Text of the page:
Well, it’s the biggest thing in my life, I guess
Look at us all, we’re nervous wrecks
Hey, we go on next
And of course, there’s always a breakdown at this point — either to replicate that moment where time stops just before you go on that stage or because Paul didn’t have have any other words — and in the studio version there’s some random notes, studio chatter, a beer bottle smashing and of course, the banjo powering up. The banjo!!! Why in the bloody fuck did Chris Lord-Alge eliminate the banjo?!?!!?
But on the International Rock Awards, the breakdown only happened for a second, and in a wide shot Tommy Stinson walks up to his mic and screams “The Elvis, HA-HA-HAH!!” — mocking the whole fucking thing — and when they immediately cut to a close-up of Paul singing “playing at the talent show,” he’s also trying not to crack up, and at the end he mumbles, “we might just win this time, I doubt it.”. Fan-fucking-tastic!
None of which prepared me for the coda, as Paul surprised everybody by singing not “it’s too late to turn back, here we go,” but rather “it’s too late to take pills, here we gooooooooo”, not once, not twice, but three times, each time spitting out “TAKE PILLS” with gleeful contempt. HAHAHAHAHAHAHAHAHA!
I’m sorry, this was wayyyyyyy better than accidentally saying “fucker” on SNL. This wasn’t something that David Bowie or Lou Reed or Keith Richards were going to do that evening. This was The Replacements being the Replacements, and I loved it.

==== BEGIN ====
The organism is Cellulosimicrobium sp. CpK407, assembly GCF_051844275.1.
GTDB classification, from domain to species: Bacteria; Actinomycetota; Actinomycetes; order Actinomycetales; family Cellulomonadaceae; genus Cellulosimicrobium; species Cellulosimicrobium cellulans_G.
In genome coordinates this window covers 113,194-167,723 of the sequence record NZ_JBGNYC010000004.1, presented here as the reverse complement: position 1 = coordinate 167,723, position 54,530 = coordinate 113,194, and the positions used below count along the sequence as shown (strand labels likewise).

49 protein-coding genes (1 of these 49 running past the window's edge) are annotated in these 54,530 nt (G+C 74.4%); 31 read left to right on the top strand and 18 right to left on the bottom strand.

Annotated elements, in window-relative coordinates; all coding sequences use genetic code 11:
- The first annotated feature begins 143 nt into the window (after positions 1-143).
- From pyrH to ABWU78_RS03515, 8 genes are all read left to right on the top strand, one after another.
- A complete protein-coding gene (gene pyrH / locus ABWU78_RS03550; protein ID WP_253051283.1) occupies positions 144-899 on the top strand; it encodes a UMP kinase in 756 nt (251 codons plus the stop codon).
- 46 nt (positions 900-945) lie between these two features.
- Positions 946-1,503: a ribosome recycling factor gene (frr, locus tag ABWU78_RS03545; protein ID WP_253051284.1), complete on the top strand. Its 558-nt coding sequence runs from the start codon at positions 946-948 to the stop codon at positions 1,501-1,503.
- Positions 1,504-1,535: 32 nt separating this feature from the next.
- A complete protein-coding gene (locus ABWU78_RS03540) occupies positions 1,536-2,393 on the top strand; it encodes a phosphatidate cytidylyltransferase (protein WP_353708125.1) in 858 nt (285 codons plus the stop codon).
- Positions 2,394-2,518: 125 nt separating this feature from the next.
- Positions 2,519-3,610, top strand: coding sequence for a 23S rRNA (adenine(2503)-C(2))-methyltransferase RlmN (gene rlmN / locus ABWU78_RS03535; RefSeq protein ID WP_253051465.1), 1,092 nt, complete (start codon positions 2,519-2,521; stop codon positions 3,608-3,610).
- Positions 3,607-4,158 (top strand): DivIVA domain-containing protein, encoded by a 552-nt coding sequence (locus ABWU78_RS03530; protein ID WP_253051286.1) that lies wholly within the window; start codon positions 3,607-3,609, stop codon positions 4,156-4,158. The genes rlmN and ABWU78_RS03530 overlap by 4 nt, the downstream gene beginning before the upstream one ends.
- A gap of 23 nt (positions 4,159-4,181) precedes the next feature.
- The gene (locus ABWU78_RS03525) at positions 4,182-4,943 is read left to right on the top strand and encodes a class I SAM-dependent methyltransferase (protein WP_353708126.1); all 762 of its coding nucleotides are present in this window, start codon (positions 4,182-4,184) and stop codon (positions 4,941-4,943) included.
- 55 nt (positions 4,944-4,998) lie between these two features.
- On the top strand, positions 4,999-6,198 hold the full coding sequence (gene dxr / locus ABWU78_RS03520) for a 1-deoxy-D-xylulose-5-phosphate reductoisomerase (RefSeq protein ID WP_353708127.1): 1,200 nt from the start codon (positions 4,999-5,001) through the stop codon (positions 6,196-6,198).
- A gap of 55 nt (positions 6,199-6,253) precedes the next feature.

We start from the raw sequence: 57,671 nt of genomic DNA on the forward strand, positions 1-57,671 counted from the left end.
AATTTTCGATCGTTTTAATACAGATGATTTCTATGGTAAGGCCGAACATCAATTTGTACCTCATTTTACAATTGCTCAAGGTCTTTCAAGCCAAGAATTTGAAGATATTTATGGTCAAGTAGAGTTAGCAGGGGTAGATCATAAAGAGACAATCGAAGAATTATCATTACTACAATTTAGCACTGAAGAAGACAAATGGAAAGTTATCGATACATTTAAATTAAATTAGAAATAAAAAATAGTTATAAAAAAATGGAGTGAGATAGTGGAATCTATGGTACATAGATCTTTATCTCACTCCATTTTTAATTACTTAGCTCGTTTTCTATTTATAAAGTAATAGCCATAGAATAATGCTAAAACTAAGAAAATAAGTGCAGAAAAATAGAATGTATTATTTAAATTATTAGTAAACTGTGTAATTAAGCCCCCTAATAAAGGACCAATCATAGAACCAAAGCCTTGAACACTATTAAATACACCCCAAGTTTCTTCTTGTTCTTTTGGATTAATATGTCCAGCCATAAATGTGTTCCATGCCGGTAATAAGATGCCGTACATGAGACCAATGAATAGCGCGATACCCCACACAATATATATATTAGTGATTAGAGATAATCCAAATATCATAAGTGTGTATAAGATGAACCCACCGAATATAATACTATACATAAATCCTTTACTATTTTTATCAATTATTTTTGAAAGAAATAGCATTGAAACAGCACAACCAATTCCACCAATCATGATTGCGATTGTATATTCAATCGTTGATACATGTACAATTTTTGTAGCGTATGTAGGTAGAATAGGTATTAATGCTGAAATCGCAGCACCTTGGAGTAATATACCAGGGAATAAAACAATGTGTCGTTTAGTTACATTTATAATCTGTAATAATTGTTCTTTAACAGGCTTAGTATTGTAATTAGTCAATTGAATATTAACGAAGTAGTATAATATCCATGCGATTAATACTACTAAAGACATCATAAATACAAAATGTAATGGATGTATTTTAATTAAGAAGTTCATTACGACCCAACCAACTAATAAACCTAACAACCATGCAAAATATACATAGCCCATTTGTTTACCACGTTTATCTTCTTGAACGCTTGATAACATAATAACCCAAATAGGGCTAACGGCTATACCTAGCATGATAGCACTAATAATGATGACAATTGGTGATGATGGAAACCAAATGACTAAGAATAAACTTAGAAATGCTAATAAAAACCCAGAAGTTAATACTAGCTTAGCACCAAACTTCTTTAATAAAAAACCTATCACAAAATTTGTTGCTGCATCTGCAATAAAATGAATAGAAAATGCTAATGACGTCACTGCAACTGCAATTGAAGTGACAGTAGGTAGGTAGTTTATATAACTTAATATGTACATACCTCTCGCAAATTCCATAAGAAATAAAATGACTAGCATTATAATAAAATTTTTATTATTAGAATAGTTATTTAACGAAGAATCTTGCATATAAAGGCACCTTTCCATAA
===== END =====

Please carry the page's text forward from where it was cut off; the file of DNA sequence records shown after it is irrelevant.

Let’s put it this way: out of all of the stories I’ve read about how The Replacements fucked up their career by sabotaging themselves in public, this one is my absolute favorite. And apparently,
Fast-forward a few months, and I’m one of my favorite record stores — let’s say Ragin, cos I don’t remember for sure — and I happen to see something called Inconcerated, which featured five live songs (plus a studio version of “Achin’ to Be” for… reasons, I guess?) It was a promo-only CD, and it said where the live songs were recorded — University of Milwaukee — but it doesn’t say when.
No matter, because first of those songs was “Talent Show,” and it was just a complete smokeshow from the opening — Paul’s singing on “oooo baby don’t gimme that look” is utterly sublime — and when they got to the breakdown and Paul shouted “but we won’t say nothin’ bad on TV,” I was dead. Of course, it turns out that they recorded it just a couple of days after the International Rock Awards, so the whole incident was still fresh in their minds. But I didn’t know that.
Because of course they’d say something bad on TV. Which was way it was 25 years before the Replacements were on network TV again. (Of course, most of that was because they broke up in 1991, but still.)
It’s such a great version that when Paul sings “we just might win this fucker, you never know,” you believe him, because it’s — finally! — a representation of the Replacements I saw live: raggedy, sloppy and one of the greatest rock ‘n’ roll bands ever to walk the planet. And of course, I knew that there was probably a whole show that had been recorded, and wanted to hear that. But it would take awhile.
“Talent Show (Milwaukee, 1989)”
“Talent Show” Live on the International Rock Awards
“Talent Show (Matt Wallace Mix)”